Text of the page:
One of the most important kinds of labels, naturally, are ones mandated by regulations. But what those regulations require, and what the labels mean, is not always clear. So some of you will be interested to see this FDA Food Labeling Requirements Ebook, published by label company supplier Foodpackaginglabels.net. I haven’t read the book yet, and can’t attest to its accuracy, etc., but it looks useful.
This piece focuses on the way in which an obsession with food is in some sense replacing (or parodying?) religion, for some people.
The new religion: How the emphasis on ‘clean eating’ has created a moral hierarchy for food
Professor Gillian McCann “argues that the rise in food movements has coincided with a decline of religion in society, with many people seeking familiar values such as purity, ethics, goodness. But these movements also tend to encourage behaviours that have steered a generation away from religion: Judgment, self-righteousness, an us-versus-them mentality.”
As my pal Andrew Potter would likely point out, here, most of what we observe in this moral hierarchy of food is consistent with another hypothesis, namely that the holier-than-thou aspect is yet another instance of the basic human drive toward status-seeking. In other words, part of the way one person makes herself feel special, feel superior, both in her own eyes and in the eyes of others, is by finding new and exotic ways to differentiate herself in terms of diet.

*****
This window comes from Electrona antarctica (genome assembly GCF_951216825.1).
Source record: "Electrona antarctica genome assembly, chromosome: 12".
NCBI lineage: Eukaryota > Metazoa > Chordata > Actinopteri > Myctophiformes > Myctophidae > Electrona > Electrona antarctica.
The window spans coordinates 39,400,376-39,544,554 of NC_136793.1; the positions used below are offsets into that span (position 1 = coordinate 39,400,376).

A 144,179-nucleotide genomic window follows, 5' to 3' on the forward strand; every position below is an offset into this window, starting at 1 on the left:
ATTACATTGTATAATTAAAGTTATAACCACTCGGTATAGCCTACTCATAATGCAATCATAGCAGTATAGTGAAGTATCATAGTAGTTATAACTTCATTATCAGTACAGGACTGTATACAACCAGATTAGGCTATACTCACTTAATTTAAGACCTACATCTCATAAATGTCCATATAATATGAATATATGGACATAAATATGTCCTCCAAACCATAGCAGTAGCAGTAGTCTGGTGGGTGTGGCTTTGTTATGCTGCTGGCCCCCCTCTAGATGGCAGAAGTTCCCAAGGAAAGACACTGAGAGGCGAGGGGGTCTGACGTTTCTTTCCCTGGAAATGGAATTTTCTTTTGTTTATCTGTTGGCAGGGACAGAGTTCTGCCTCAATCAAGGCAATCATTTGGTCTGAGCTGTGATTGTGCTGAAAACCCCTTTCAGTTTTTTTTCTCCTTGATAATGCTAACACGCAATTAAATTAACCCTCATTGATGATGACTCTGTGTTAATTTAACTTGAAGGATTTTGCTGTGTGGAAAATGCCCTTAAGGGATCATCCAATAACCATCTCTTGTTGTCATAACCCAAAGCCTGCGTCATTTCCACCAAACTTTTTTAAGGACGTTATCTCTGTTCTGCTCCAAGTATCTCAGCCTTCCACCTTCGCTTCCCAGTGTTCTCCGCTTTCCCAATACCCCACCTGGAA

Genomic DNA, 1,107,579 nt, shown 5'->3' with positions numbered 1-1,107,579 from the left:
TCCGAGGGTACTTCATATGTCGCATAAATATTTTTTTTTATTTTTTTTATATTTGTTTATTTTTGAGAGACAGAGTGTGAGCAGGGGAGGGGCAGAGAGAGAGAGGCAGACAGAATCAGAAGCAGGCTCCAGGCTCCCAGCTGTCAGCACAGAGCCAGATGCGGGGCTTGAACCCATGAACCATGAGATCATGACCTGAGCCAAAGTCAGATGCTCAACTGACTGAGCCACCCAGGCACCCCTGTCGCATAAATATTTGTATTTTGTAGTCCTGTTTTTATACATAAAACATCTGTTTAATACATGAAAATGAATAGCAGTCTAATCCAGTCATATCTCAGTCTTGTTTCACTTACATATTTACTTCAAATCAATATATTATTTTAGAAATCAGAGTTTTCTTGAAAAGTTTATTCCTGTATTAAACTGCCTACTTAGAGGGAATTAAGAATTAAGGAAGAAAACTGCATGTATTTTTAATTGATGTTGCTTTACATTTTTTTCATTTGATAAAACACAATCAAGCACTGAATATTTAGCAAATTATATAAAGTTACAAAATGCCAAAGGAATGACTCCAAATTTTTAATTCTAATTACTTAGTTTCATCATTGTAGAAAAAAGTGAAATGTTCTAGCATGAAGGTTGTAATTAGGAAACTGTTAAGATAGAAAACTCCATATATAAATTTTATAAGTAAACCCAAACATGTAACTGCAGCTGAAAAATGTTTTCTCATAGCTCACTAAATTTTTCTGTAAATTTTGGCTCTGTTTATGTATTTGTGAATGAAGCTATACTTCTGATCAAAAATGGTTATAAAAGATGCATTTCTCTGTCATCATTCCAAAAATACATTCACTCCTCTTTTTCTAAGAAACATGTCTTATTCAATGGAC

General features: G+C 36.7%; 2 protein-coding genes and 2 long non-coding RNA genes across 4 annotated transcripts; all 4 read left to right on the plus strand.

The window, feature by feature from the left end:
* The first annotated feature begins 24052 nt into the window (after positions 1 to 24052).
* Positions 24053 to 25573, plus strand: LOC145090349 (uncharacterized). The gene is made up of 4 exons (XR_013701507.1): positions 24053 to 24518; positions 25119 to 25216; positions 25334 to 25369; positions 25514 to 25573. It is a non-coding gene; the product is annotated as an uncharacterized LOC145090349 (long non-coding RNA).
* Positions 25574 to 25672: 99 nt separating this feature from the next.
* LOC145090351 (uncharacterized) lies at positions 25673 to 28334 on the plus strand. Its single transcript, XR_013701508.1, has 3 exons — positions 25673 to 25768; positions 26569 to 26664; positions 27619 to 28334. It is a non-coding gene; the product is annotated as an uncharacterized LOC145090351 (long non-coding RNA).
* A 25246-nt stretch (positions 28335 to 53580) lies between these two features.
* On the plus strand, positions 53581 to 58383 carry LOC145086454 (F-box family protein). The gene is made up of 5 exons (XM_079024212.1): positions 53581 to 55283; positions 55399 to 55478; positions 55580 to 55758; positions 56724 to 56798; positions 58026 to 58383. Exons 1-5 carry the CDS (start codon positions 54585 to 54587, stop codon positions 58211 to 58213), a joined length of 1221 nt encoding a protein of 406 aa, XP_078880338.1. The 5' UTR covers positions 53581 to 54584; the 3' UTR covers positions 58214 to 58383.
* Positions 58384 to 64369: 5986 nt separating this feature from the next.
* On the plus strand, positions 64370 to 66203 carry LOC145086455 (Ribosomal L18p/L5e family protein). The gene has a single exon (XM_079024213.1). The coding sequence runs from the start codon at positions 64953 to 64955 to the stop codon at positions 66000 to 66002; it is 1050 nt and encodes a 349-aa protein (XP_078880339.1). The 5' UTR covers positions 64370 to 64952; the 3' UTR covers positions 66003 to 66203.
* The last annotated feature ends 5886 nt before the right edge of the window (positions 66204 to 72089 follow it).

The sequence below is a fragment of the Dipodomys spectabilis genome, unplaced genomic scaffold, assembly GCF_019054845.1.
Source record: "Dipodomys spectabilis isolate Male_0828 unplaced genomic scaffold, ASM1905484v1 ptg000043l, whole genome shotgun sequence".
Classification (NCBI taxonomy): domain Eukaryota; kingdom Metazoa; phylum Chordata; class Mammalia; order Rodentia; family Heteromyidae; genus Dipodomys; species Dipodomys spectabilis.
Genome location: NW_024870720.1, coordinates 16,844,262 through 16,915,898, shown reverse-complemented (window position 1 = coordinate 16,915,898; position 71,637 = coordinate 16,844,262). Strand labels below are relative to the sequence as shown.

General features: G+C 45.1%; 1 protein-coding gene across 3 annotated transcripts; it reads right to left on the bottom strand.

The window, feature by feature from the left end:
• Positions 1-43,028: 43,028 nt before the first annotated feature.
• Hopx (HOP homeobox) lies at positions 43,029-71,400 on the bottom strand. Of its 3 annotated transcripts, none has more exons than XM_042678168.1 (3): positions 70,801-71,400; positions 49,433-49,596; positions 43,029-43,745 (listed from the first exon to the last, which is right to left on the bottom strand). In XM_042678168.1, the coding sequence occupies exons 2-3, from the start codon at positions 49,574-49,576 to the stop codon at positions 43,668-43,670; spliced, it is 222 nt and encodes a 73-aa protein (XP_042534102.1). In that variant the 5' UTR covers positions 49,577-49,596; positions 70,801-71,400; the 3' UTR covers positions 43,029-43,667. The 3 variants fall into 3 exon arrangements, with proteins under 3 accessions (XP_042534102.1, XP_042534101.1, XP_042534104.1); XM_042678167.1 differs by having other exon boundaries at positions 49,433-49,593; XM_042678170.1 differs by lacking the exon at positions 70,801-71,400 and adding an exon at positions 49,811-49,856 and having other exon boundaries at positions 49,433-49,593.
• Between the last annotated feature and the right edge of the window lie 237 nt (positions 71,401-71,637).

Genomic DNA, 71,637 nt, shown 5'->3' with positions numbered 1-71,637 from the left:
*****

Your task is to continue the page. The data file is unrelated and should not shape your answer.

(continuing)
This was parodied nicely in the episode of the Simpsons in which Lisa tries use her veganism to impress her new boyfriend, who replies, “I’m a level 5 vegan — I won’t eat anything that casts a shadow.”
This piece is terrific. It’s about the testing that genetically modified foods go through in Canada, and the misconceptions people continue to have in that regard. It should be considered required reading.
The Right Chemistry: Marketing genetically modified foods requires substantial testing
Marketing a novel genetically modified food requires evidence that its chemical composition is substantially equivalent to the non-GMO version of the product, which can be demonstrated by subjecting a sample to chromatographic and spectroscopic analysis. These instrumental techniques produce a series of signals representing individual compounds that can then be compared with those from a conventional version of the food. Any significant difference would require labelling.
Such testing is not required when novel, conventionally produced foods are introduced into the marketplace…
Note also the great anecdote about the guy who shuns tomatoes because he’s not sure “which ones” have fish DNA that might trigger his allergy to fish. The correct answer, of course, is “none of them,” since there are no GM tomatoes on the market, let alone ones with fish genes.
Ethically, educating yourself is a prerequisite for participating in public debate.
This excellent article by Rachel Laudan is an argument in favour of culinary modernism, and against Luddism. It is, in effect, a defence of processed foods. Laudan is an historian, by the way, as well as a foodie. The article is a terrific read.
“A Plea for Culinary Modernism”
The Luddites’ fable of disaster, of a fall from grace, smacks more of wishful thinking than of digging through archives. It gains credence not from scholarship but from evocative dichotomies: fresh and natural versus processed and preserved; local versus global; slow versus fast: artisanal and traditional versus urban and industrial; healthful versus contaminated and fatty. History shows, I believe, that the Luddites have things back to front.